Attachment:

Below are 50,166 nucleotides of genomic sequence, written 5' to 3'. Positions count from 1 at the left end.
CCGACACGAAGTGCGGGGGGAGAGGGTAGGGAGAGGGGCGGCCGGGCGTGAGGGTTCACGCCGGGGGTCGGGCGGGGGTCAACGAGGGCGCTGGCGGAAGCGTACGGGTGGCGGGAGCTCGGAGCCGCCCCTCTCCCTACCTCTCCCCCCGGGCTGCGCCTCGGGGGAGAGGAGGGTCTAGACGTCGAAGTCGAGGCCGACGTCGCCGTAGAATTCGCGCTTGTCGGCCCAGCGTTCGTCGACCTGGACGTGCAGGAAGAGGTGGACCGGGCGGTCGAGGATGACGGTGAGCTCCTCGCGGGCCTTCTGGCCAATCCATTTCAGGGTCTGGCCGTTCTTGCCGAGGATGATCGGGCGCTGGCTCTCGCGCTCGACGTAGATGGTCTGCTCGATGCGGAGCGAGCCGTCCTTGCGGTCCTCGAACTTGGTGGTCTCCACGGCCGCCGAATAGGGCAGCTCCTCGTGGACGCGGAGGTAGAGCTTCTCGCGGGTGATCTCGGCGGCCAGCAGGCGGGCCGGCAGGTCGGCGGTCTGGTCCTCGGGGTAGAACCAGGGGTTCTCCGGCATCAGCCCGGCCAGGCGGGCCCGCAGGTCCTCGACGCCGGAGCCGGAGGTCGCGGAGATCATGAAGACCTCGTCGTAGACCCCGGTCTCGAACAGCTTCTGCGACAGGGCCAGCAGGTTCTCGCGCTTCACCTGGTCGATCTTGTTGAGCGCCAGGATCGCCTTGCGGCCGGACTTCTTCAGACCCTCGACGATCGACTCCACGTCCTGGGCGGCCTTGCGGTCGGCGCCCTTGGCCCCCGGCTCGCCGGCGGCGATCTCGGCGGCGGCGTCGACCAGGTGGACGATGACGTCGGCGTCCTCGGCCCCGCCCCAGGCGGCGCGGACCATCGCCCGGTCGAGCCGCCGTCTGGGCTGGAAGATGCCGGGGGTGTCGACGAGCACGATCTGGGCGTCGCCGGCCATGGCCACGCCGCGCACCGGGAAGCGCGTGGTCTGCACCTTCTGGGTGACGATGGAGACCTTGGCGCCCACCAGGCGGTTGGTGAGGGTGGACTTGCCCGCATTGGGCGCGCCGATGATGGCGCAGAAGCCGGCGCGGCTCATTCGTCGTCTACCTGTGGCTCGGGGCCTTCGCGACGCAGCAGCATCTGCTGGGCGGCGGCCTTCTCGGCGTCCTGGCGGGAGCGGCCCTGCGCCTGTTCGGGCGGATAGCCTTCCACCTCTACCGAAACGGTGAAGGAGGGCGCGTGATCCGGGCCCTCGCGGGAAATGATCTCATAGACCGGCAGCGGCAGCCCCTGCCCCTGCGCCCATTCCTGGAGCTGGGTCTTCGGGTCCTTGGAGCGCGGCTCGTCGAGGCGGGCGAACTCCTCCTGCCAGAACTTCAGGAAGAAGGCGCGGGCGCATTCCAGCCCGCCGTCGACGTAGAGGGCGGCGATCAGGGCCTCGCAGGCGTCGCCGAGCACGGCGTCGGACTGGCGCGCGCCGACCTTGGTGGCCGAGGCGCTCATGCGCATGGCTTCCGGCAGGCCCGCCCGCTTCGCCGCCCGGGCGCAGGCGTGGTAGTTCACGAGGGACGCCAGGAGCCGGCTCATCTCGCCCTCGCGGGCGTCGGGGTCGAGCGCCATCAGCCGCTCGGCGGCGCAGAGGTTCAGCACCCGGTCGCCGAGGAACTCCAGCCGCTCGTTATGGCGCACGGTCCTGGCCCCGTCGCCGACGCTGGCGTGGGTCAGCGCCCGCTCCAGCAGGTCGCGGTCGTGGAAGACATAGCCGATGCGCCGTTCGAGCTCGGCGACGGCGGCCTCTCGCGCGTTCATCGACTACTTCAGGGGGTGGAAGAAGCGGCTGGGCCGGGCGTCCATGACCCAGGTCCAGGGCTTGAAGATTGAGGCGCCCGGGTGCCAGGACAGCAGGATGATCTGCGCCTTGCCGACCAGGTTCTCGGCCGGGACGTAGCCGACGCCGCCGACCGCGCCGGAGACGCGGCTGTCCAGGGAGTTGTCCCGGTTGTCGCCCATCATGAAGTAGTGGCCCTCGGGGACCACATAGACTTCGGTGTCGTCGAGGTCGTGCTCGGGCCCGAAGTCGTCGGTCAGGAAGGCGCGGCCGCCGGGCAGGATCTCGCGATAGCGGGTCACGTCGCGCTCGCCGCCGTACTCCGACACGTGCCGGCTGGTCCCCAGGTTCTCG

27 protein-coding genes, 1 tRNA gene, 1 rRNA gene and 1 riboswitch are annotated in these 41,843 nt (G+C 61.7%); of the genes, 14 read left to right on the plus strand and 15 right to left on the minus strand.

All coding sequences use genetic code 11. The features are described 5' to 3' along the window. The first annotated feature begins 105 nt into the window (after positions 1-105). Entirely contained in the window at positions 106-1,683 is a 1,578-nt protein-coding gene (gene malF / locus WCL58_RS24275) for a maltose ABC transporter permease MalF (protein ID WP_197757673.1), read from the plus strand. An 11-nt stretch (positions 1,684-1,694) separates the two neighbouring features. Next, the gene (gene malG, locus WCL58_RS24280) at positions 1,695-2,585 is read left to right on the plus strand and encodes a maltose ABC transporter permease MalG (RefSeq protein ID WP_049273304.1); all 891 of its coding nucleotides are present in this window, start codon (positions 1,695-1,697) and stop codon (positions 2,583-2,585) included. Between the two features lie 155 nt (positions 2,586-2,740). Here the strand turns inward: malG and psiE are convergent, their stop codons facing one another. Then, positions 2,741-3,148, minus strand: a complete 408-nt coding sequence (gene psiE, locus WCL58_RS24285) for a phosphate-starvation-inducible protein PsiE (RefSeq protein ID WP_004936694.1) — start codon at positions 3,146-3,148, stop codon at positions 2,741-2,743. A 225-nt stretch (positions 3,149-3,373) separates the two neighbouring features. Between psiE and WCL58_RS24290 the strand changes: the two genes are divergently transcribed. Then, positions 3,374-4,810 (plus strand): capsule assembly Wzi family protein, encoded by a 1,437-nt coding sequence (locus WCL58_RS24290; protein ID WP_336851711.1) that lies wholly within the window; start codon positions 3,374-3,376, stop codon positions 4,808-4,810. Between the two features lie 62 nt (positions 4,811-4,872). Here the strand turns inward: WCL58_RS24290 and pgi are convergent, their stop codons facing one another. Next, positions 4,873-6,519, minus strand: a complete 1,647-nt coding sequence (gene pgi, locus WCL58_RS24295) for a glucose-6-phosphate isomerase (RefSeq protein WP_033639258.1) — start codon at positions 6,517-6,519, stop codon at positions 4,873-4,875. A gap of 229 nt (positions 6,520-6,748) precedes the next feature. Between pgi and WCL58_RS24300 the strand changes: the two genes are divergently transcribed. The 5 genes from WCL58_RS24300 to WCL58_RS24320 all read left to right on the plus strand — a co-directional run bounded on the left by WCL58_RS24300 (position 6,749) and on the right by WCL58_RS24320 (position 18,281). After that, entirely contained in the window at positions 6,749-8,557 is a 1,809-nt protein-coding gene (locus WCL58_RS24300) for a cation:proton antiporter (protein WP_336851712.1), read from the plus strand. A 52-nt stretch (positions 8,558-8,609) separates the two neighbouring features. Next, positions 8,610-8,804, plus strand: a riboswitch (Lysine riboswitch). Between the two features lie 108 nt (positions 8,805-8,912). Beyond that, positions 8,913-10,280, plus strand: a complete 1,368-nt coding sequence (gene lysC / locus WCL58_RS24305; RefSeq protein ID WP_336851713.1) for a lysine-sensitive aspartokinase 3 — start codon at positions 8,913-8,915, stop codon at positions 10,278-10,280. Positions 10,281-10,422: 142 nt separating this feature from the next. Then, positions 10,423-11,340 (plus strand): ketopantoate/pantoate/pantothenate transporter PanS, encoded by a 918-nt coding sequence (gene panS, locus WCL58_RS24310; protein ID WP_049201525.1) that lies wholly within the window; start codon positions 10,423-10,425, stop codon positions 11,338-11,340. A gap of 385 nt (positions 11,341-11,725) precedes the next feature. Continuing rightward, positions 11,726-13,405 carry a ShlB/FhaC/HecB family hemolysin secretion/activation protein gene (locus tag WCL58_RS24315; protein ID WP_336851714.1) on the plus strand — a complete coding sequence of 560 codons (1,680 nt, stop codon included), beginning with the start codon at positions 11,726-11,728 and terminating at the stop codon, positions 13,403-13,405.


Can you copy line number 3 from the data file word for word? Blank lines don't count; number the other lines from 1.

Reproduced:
27 protein-coding genes, 1 tRNA gene, 1 rRNA gene and 1 riboswitch are annotated in these 41,843 nt (G+C 61.7%); of the genes, 14 read left to right on the plus strand and 15 right to left on the minus strand.